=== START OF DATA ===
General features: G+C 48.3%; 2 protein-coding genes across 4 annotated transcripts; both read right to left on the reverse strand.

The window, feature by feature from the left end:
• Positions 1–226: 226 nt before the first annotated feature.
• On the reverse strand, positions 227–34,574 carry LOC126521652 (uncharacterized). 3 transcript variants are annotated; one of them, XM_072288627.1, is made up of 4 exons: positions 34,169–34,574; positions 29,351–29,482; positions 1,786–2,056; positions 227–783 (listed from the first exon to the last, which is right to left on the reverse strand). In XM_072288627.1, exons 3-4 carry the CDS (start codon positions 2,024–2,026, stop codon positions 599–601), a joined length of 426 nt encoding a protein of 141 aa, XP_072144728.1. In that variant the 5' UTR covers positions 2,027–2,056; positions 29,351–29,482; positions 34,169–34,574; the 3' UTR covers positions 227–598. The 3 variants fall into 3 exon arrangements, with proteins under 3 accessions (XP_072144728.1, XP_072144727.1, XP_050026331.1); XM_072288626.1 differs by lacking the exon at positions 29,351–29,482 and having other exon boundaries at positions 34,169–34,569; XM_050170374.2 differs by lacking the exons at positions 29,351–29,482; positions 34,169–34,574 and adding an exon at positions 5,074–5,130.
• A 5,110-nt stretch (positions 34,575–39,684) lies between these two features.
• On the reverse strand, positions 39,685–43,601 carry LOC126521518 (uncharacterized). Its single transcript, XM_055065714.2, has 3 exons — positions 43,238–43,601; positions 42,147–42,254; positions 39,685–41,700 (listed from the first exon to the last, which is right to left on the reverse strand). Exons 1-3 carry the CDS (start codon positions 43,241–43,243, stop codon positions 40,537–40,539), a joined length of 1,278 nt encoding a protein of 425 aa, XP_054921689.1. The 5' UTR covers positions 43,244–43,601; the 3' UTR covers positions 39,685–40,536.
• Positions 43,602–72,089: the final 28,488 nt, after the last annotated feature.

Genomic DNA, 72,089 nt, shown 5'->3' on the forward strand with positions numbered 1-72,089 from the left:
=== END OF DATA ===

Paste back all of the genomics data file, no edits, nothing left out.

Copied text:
General features: G+C 48.3%; 2 protein-coding genes across 4 annotated transcripts; both read right to left on the reverse strand.

The window, feature by feature from the left end:
• Positions 1–226: 226 nt before the first annotated feature.
• On the reverse strand, positions 227–34,574 carry LOC126521652 (uncharacterized). 3 transcript variants are annotated; one of them, XM_072288627.1, is made up of 4 exons: positions 34,169–34,574; positions 29,351–29,482; positions 1,786–2,056; positions 227–783 (listed from the first exon to the last, which is right to left on the reverse strand). In XM_072288627.1, exons 3-4 carry the CDS (start codon positions 2,024–2,026, stop codon positions 599–601), a joined length of 426 nt encoding a protein of 141 aa, XP_072144728.1. In that variant the 5' UTR covers positions 2,027–2,056; positions 29,351–29,482; positions 34,169–34,574; the 3' UTR covers positions 227–598. The 3 variants fall into 3 exon arrangements, with proteins under 3 accessions (XP_072144728.1, XP_072144727.1, XP_050026331.1); XM_072288626.1 differs by lacking the exon at positions 29,351–29,482 and having other exon boundaries at positions 34,169–34,569; XM_050170374.2 differs by lacking the exons at positions 29,351–29,482; positions 34,169–34,574 and adding an exon at positions 5,074–5,130.
• A 5,110-nt stretch (positions 34,575–39,684) lies between these two features.
• On the reverse strand, positions 39,685–43,601 carry LOC126521518 (uncharacterized). Its single transcript, XM_055065714.2, has 3 exons — positions 43,238–43,601; positions 42,147–42,254; positions 39,685–41,700 (listed from the first exon to the last, which is right to left on the reverse strand). Exons 1-3 carry the CDS (start codon positions 43,241–43,243, stop codon positions 40,537–40,539), a joined length of 1,278 nt encoding a protein of 425 aa, XP_054921689.1. The 5' UTR covers positions 43,244–43,601; the 3' UTR covers positions 39,685–40,536.
• Positions 43,602–72,089: the final 28,488 nt, after the last annotated feature.

Genomic DNA, 72,089 nt, shown 5'->3' on the forward strand with positions numbered 1-72,089 from the left: